Gwen has always seemed perfectly self-assured, confident, in control of her own life and everything around her. It’s intimidating, something sleek and smooth and impenetrable as the shielding around the station. And it’s too easy, now, for Lancelot to say, “I don’t mind.”
She tells him about the little mechanical toys she used to make when she was smaller while they get the cot unfolded—it’s definitely cooler now—but her voice fades once it’s done.
“It says it’ll hold about a hundred and eighty kilos,” Lancelot says, looking warily at the cot. It’s a little narrower than a proper single bed, a little wider than one of the bunks in the guards’ quarters for people on backup duty. He doesn’t think he and Gwen will be able to lie down side-by-side, or even back-to-back, without one or the other of them dangling over the edge. “Maybe if we sat next to each other?”
Gwen’s mouth tightens, just briefly, and then she nods. Her hands are deft and sure on the packet that the blanket’s in. She tosses it to Lancelot once it’s open and gets up to turn off the battery light.
The room is dark except for the emergency lights now; Gwen is a dim and curving outline as she comes back with the pillow and sits down at his side. It’s more comfortable with the blanket wrapped around them, definitely. Gwen’s hair smells warm, faintly spicy—he can’t quite place the scent, but it makes him think of fire in winter.
“And your family?” she asks. “Or how you came to the guard? Something?”
He tells her about the pirates that had gone after the Pendragon heir’s leisure vessel, forcing it to land on the planet he’d grown up on, and how after they’d captured the pirates together Arthur had invited him to Camelot if he ever wanted a job elsewhere and Merlin—“Arthur’s personal servant, the one with the ears,” Lancelot explains when Gwen looks blank—had practically begged him to come for sensible conversation.
“ ‘Sensible conversation’?” He can hear Gwen smiling.
“From but not of Camelot, I think.”
She shifts against him, setting the blanket crinkling over them. Her breast is pressed against his arm, and he feels the warmth and the weight of it and tries to think of other things.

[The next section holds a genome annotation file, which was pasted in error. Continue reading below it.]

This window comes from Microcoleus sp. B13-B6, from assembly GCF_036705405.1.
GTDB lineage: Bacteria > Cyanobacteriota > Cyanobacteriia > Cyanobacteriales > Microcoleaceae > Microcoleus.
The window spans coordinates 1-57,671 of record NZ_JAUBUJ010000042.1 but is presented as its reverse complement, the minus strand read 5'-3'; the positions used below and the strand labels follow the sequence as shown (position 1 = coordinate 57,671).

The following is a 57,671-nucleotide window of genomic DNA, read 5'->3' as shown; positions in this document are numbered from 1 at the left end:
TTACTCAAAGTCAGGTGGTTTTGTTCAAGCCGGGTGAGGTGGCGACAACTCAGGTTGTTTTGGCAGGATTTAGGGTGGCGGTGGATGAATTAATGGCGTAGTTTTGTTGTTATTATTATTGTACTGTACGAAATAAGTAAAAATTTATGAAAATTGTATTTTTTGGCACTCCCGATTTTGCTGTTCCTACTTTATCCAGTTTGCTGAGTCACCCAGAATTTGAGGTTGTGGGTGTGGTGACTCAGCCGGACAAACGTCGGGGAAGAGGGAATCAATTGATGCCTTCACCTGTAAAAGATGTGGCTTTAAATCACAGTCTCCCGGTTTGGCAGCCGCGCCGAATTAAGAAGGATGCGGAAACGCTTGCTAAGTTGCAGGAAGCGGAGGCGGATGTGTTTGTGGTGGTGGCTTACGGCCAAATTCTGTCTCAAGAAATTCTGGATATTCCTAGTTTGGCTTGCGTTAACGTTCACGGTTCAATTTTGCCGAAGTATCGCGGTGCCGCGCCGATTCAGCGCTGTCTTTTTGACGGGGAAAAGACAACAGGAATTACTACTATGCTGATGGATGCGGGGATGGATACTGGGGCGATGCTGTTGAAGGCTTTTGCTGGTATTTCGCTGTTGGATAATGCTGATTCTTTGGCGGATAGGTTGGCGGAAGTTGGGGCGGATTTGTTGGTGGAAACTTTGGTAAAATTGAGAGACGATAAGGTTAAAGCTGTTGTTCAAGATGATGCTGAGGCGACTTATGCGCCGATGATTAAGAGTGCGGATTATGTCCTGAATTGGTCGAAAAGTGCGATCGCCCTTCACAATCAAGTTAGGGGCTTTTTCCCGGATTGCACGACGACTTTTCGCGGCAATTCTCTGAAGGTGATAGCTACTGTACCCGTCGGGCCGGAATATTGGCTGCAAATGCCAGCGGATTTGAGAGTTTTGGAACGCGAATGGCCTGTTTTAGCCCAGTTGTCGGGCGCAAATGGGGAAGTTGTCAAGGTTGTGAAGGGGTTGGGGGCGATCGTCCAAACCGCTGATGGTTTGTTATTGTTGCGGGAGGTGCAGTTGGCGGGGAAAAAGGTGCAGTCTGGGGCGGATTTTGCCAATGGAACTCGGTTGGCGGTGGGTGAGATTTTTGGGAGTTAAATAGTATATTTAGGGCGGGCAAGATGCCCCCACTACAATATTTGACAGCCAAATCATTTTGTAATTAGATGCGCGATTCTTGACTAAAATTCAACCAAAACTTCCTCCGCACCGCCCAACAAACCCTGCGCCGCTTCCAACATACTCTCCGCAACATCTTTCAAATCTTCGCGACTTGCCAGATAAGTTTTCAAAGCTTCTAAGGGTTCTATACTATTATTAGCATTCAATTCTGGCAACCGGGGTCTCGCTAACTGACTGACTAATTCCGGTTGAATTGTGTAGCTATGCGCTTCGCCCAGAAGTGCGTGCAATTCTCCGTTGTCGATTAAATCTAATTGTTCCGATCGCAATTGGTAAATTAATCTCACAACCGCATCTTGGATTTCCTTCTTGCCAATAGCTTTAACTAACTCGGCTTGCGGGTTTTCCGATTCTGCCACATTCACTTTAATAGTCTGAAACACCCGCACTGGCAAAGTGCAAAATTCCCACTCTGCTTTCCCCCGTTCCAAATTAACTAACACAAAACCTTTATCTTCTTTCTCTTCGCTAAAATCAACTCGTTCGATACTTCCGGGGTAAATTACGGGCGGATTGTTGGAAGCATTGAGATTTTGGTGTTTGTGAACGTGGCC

She asks what sort of literature he likes and they end up somehow in an animated discussion about political propaganda in Geoffrey Monmouth’s biographies that ends when Gwen gives a jaw-cracking yawn and says, “The only way I can think that we can both fit under the blanket while we sleep is if I lie mostly on top of you.”
Lancelot goes absolutely still. He’s surprised his heart isn’t beating so loudly she can hear it, feel it, whatever.
“I don’t think you’re going to going to do anything”—she gestures, sinuous and obscene—“if that’s what you’re worried about.” Her voice is somehow sharp and flat at once, defensive. “Or is it me? I’m not goi—”
“It’s all right,” Lancelot says quickly. “I was just…never mind.” He’s an adult. He can hold very still and think about very dull things until he goes to sleep.
Which is how he wakes up with Gwen’s cinnamon-scented hair in his face and Gwen’s thigh rubbing against him and nobody but himself to blame. She’s still asleep, moving a little with whatever dream she’s having, and it takes all of Lancelot’s willpower to say “Gwen, wake up.”
She makes a sleepy, protesting sound, pressing closer against him. “Gwen,” he says again, and she murmurs “L’nce—” and then freezes, finally awake.
“Oh, God,” she says, pushing away from him. “I’m sorry. I thought I was—I mean—I didn’t mean to.”
“You thought you were what?” Lancelot asks quietly.
He thinks he can feel her blushing, feel the heat radiating from her body even with the space between them. He doesn’t say anything else, though, and after a moment she says, unprompted, “Dreaming.”
And now he’s half sure he’s dreaming—because she’d said his name before she woke up, hesitated too long before answering if she’d meant someone else—but when he digs his nails into his palm it hurts.
“I can move,” Gwen says haltingly. “If—I don’t want to be—” and he reaches up and touches her cheek and her breath catches.
“Was it me?”
She hesitates for half a second too long, just enough time to make him sure it wasn’t and he’s made assumptions he should never have and now she’s uncomfortable, and then nods.
“May I kiss you?”
“Yes,” she says, and leans down to him.
Her mouth is warm, soft, and Lancelot feels like he might be dreaming after all as the first soft press of lips turns deep and open-mouthed, as her mouth slides away from his to map his face. When he runs his hand down her back she makes a pleased sound against his jaw and moves closer, all curves and heat.
They end up half-naked, their shirts pulled up and their trousers pushed down, her clever hands moving over his skin as she gasps beneath his touch, and it’s the most unexpected and enjoyable wait through an ion storm that Lancelot has ever had.